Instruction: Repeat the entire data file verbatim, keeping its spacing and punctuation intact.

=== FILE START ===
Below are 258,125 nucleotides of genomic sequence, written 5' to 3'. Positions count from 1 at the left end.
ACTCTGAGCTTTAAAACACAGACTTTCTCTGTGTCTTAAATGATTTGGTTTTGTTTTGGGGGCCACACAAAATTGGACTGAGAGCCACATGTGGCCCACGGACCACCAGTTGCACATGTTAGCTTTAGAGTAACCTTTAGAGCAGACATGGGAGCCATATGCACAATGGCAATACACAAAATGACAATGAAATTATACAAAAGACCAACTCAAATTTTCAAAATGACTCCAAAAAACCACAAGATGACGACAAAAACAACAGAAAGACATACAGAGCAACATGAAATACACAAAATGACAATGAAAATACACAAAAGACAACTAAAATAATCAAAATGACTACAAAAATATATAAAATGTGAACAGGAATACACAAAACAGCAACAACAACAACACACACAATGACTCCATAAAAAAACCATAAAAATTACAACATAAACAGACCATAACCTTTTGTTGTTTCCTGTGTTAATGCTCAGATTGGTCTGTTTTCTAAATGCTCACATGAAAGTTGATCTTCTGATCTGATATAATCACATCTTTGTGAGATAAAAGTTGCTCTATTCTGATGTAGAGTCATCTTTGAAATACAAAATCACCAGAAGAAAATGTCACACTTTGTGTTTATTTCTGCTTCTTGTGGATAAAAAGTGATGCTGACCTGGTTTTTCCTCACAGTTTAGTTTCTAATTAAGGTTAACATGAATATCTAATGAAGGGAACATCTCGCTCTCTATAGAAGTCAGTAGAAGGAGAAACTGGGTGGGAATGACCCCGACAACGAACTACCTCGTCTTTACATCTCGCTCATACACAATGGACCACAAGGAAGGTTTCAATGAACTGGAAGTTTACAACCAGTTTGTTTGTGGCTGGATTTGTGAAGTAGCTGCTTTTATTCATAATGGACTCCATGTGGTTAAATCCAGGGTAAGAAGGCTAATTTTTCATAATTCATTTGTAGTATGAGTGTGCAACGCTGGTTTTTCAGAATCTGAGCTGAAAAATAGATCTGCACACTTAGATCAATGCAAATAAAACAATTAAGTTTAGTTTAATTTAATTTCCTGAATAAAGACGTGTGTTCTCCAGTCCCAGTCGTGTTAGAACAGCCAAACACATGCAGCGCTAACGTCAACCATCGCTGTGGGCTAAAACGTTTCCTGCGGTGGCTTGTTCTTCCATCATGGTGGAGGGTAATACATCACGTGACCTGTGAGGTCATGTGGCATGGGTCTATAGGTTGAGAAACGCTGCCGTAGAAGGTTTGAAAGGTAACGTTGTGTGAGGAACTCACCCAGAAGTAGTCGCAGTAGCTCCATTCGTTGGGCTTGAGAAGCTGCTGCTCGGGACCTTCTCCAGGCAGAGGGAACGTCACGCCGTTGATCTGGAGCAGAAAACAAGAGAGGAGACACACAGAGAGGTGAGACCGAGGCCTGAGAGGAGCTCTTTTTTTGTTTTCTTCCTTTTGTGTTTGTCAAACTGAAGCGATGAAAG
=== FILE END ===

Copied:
Below are 258,125 nucleotides of genomic sequence, written 5' to 3'. Positions count from 1 at the left end.
ACTCTGAGCTTTAAAACACAGACTTTCTCTGTGTCTTAAATGATTTGGTTTTGTTTTGGGGGCCACACAAAATTGGACTGAGAGCCACATGTGGCCCACGGACCACCAGTTGCACATGTTAGCTTTAGAGTAACCTTTAGAGCAGACATGGGAGCCATATGCACAATGGCAATACACAAAATGACAATGAAATTATACAAAAGACCAACTCAAATTTTCAAAATGACTCCAAAAAACCACAAGATGACGACAAAAACAACAGAAAGACATACAGAGCAACATGAAATACACAAAATGACAATGAAAATACACAAAAGACAACTAAAATAATCAAAATGACTACAAAAATATATAAAATGTGAACAGGAATACACAAAACAGCAACAACAACAACACACACAATGACTCCATAAAAAAACCATAAAAATTACAACATAAACAGACCATAACCTTTTGTTGTTTCCTGTGTTAATGCTCAGATTGGTCTGTTTTCTAAATGCTCACATGAAAGTTGATCTTCTGATCTGATATAATCACATCTTTGTGAGATAAAAGTTGCTCTATTCTGATGTAGAGTCATCTTTGAAATACAAAATCACCAGAAGAAAATGTCACACTTTGTGTTTATTTCTGCTTCTTGTGGATAAAAAGTGATGCTGACCTGGTTTTTCCTCACAGTTTAGTTTCTAATTAAGGTTAACATGAATATCTAATGAAGGGAACATCTCGCTCTCTATAGAAGTCAGTAGAAGGAGAAACTGGGTGGGAATGACCCCGACAACGAACTACCTCGTCTTTACATCTCGCTCATACACAATGGACCACAAGGAAGGTTTCAATGAACTGGAAGTTTACAACCAGTTTGTTTGTGGCTGGATTTGTGAAGTAGCTGCTTTTATTCATAATGGACTCCATGTGGTTAAATCCAGGGTAAGAAGGCTAATTTTTCATAATTCATTTGTAGTATGAGTGTGCAACGCTGGTTTTTCAGAATCTGAGCTGAAAAATAGATCTGCACACTTAGATCAATGCAAATAAAACAATTAAGTTTAGTTTAATTTAATTTCCTGAATAAAGACGTGTGTTCTCCAGTCCCAGTCGTGTTAGAACAGCCAAACACATGCAGCGCTAACGTCAACCATCGCTGTGGGCTAAAACGTTTCCTGCGGTGGCTTGTTCTTCCATCATGGTGGAGGGTAATACATCACGTGACCTGTGAGGTCATGTGGCATGGGTCTATAGGTTGAGAAACGCTGCCGTAGAAGGTTTGAAAGGTAACGTTGTGTGAGGAACTCACCCAGAAGTAGTCGCAGTAGCTCCATTCGTTGGGCTTGAGAAGCTGCTGCTCGGGACCTTCTCCAGGCAGAGGGAACGTCACGCCGTTGATCTGGAGCAGAAAACAAGAGAGGAGACACACAGAGAGGTGAGACCGAGGCCTGAGAGGAGCTCTTTTTTTGTTTTCTTCCTTTTGTGTTTGTCAAACTGAAGCGATGAAAG